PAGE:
What on earth, one might legitimately wonder, could India have in common with Israel? Wildly at variance in size (India’s population tops 1.25 billion; Israel’s struggles to reach 8 million), they are at least both alumni of Britain’s one-time imperial college, each with somewhat equivocal feelings towards their alma mater, and struggling free of their colonial bonds within a few months of each other in 1947-48. Even so, for a long time the connection between New Delhi and Jerusalem was far from close. It took forty years for India to overcome the fear that close relations with the Jewish State might somehow radicalize its Muslim citizens – who number over 100 million – and hurt its relations with the Arab world.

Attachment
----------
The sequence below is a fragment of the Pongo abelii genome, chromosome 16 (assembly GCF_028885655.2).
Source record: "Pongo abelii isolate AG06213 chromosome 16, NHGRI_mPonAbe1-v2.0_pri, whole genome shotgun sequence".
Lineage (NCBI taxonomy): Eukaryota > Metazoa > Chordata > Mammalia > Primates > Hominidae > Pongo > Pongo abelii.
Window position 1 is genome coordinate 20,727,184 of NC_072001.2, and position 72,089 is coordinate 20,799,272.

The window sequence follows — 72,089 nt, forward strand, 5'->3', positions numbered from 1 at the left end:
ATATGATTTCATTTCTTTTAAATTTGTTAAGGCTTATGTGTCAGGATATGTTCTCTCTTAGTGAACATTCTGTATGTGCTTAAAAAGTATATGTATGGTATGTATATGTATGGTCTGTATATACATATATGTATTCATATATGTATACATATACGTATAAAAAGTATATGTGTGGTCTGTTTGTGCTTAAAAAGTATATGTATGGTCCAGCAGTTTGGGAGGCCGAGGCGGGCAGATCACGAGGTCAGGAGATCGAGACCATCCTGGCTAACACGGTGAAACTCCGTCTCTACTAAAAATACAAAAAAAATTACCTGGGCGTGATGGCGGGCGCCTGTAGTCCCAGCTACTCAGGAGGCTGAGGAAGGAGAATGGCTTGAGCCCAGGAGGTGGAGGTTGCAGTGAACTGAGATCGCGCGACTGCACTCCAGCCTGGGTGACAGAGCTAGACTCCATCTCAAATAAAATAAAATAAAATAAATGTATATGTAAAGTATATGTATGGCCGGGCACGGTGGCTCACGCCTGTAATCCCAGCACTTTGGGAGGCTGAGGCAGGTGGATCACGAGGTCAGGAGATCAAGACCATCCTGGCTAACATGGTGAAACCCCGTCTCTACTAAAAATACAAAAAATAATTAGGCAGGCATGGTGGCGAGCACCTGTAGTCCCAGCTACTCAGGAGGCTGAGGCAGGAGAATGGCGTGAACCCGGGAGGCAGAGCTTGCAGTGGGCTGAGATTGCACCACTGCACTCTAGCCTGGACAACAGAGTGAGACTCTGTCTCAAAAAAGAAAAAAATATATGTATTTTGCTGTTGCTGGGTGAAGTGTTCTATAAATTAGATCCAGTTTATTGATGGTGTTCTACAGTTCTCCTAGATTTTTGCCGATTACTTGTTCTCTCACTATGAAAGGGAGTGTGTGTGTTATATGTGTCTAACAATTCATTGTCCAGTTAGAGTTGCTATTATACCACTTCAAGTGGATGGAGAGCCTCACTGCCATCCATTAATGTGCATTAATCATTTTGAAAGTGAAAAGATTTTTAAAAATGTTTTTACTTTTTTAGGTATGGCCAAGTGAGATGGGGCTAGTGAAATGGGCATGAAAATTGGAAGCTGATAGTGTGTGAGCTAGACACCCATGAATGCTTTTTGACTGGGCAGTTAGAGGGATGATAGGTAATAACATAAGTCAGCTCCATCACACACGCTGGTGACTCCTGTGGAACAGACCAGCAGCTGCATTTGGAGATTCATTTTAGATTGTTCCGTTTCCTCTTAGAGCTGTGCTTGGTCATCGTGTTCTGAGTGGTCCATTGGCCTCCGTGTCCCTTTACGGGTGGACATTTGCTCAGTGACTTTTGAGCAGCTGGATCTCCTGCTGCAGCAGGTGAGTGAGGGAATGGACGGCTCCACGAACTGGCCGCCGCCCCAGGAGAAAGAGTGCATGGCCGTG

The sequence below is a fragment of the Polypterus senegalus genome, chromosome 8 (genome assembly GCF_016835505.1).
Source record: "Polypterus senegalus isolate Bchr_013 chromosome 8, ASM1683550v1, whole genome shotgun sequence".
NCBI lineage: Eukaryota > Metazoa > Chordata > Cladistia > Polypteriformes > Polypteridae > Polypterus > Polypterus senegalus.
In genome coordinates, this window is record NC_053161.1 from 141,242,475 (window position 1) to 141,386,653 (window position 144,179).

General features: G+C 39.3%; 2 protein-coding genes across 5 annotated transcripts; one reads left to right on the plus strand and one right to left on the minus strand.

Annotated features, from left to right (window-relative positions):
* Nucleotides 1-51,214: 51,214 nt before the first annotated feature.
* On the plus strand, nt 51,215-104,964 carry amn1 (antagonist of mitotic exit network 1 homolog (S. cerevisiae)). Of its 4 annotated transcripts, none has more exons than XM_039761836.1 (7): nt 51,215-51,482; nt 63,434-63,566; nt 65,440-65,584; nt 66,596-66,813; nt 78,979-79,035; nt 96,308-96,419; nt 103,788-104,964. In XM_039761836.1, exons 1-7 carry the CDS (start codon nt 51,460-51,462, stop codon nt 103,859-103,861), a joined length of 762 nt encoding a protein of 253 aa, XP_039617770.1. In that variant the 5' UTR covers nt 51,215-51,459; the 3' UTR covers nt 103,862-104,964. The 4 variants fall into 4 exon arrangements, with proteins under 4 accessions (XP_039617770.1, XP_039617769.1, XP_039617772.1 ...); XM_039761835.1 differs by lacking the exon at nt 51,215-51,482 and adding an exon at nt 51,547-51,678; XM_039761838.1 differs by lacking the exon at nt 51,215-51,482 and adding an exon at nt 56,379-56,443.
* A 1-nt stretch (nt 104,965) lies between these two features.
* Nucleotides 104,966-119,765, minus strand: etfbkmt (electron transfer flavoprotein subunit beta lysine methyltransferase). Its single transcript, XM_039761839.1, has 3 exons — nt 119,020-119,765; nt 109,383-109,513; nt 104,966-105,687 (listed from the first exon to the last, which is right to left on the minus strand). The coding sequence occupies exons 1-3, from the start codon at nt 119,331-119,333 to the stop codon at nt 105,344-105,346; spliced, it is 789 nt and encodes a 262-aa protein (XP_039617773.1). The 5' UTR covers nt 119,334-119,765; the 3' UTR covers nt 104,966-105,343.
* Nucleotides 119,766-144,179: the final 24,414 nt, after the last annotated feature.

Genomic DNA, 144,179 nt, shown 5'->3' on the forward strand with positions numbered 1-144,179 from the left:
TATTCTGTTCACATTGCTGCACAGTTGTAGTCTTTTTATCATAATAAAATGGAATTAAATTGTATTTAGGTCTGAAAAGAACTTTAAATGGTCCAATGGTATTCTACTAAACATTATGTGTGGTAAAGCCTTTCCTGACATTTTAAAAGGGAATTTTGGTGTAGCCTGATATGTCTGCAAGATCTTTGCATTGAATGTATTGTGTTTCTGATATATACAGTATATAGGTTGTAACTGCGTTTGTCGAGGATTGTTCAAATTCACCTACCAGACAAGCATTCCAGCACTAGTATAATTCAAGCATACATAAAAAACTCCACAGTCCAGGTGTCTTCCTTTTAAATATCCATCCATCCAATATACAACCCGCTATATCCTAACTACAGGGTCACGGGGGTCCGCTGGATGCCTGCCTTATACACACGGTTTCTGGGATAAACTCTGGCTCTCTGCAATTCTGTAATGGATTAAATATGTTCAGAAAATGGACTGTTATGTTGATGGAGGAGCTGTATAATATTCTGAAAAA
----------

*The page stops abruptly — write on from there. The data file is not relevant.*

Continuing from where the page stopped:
It was, perhaps, the disintegration in 1991 of the Soviet Union – long a bulwark of the Arab Middle East – that encouraged India to overcome those misgivings. Its main Muslim neighbour on the sub-continent, Pakistan, has never recognized Israel, but India has conducted an on-off armed struggle with Pakistan since its foundation, so any scruples about hurting its feelings probably did not weigh very heavily in India’s consideration. Perhaps both India and Israel saw themselves as isolated democracies threatened by neighbours that train, finance and encourage terrorism. Whatever the rationale, in 1992 India established full diplomatic relations with Israel, and since then economic, social and security collaboration between the two nations has burgeoned, and India has become one of Israel’s largest trading partners.